Winner - Joe McGinnis


Joe McGinnis

At the age of just 22 Joe has taken on one of Northern Irish housebuilder Braidwater's most difficult challenges - improving the company's health and safety policy and procedures. Joe's mature solution was to bring all site and head office managers together to formulate, agree and then implement the new policies. These included reviewing the company's training plan, its plant and machinery, and all its health and safety signage and documentation. He also oversaw the implementation of a soft landing system to address working and height legislation and the setting up of a health and safety committee that meets weekly to monitor progress. And already Joe has tasted success - the score sheets for each site have shown significant improvements. Just imagine what he could achieve by the time he's 30.

Joe McGinnnis involved all managers at Braidwater in its new safety policy

Joe McGinnnis involved all managers at Braidwater in its new safety policy


Harry Shaw

Harry has tinnitus. He worked for 10 years as a general labourer before the high-pitched ringing in his right ear was diagnosed. Then, at the age of 40, he decided to retrain so he could warn others of the dangers of working on site. But it wasn't easy, having gone back to college and obtained all the necessary qualifications he struggled to find paid work. He could have given up on the industry at this point, but luckily for its workers he didn't. He now works for Hurst-Setter & Associates on a £45m project in Doncaster as the resident health and safety manager. Already he has managed to persuade the contractor to replace the "Sthill" saw with a block cutter for cutting blocks, reducing noise, dust, vibration and flammable fuel. He has also developed a toolbox talk based on his own experiences, which has been received by over 400 contractors.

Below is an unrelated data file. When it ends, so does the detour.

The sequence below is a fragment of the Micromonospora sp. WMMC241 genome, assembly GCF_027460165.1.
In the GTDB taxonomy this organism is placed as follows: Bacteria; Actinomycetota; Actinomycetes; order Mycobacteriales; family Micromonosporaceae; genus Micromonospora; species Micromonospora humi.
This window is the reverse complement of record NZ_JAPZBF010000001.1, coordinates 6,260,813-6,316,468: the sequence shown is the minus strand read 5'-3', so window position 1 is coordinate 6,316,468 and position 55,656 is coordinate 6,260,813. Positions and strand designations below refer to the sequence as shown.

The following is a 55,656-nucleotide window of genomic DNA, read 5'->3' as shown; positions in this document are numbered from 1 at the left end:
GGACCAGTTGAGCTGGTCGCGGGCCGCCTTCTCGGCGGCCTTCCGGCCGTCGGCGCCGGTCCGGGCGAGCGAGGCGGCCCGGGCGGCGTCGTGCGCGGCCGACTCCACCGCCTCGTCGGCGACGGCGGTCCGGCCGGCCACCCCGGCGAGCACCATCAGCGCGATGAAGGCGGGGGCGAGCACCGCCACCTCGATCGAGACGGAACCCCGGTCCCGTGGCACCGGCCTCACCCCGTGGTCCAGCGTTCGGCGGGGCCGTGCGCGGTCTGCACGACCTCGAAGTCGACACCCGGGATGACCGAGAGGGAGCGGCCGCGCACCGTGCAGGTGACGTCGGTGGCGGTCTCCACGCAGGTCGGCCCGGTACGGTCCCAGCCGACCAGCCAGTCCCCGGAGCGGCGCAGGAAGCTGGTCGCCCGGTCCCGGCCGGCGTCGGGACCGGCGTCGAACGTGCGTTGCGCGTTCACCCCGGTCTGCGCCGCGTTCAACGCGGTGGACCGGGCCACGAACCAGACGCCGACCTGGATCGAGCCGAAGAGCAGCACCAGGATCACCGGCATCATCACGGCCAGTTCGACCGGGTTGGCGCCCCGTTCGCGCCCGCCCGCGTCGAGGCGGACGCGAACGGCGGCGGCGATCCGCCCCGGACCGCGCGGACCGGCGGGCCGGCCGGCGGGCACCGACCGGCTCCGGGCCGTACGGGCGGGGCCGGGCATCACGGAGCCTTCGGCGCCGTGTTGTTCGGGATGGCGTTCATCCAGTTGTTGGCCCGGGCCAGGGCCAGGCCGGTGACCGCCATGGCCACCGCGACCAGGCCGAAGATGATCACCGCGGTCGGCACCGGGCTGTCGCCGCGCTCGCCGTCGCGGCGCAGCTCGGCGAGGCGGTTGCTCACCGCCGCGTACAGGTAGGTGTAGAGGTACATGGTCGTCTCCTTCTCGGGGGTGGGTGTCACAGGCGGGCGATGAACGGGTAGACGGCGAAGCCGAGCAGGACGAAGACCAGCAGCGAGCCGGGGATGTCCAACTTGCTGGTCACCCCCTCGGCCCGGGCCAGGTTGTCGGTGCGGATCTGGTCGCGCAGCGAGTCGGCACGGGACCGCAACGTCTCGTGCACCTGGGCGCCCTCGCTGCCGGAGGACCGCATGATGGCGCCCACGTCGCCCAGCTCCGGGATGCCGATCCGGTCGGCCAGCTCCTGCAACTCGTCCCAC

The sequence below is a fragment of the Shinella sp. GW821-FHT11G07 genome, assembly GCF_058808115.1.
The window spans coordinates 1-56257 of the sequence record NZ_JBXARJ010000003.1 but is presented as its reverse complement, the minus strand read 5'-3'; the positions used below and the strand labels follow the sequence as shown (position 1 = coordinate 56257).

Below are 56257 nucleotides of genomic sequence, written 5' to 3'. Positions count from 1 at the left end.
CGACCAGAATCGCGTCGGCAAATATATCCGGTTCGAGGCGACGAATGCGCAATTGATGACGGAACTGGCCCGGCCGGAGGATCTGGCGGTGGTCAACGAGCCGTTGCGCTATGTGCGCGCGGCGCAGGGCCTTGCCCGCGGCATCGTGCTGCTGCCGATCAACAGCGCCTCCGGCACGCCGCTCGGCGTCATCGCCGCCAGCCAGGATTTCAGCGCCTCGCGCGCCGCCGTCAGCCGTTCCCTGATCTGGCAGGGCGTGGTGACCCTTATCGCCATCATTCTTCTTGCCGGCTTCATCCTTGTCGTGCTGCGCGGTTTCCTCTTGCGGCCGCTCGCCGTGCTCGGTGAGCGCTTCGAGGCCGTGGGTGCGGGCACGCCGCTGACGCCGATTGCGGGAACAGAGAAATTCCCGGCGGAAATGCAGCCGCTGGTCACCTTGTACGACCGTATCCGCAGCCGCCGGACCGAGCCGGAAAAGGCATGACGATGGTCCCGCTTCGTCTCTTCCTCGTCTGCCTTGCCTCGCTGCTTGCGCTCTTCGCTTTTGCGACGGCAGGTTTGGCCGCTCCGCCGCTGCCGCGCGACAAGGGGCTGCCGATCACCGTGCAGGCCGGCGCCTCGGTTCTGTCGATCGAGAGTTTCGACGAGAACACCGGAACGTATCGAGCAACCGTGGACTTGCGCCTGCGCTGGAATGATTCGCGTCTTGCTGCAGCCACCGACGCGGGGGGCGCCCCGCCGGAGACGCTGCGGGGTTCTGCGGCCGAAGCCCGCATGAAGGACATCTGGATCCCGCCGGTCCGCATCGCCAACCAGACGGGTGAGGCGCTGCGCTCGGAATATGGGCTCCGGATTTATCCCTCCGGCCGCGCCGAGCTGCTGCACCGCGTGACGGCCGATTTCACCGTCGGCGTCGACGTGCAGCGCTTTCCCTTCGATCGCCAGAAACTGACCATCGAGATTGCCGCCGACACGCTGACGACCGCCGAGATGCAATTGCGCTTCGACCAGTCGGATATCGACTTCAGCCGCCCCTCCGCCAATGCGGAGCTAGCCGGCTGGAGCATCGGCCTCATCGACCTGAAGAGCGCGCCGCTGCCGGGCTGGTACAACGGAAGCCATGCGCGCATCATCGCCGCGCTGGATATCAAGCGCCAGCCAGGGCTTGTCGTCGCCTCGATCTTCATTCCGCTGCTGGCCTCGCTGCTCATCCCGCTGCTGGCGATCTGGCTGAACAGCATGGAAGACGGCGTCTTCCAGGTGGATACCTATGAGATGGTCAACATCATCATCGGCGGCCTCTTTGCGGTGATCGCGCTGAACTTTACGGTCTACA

James Sharkey

James started work at the Clancy Group as a ganger over 20 years ago. He is now a site manager responsible for sites worth millions of pounds, having gained experience as a crane operator, forklift driver, and having worked on sewage contracts and receiving special training to work in confined spaces. He's what you might call an all-rounder, which means he is well placed to understand the importance of health and safety in all areas of a construction site. As site manager he maintains the high health and safety standards and is keen to find innovative ways to improve everyone's performance. An asset to his company and to the industry as a whole.

JJ Walshe

JJ has not always been a fan of modern health and safety practice. In 2002 when his Clancy Docwra introduced a new procedure, he was one of the old guard who felt it was too prescriptive and time consuming. But in the past 12 months he has undergone a complete transformation and embraced the new culture. So what has brought about this change of heart? Well, working as general foreman on two high-profile utility and highway contracts he came up against a range of health and safety challenges from traffic management to co-ordinating multiple subcontractors. The enthusiasm and effort he put into ensuring the highest standards on site were recognised with consistently high-scoring site inspections. The type of reformed character we need more of in construction.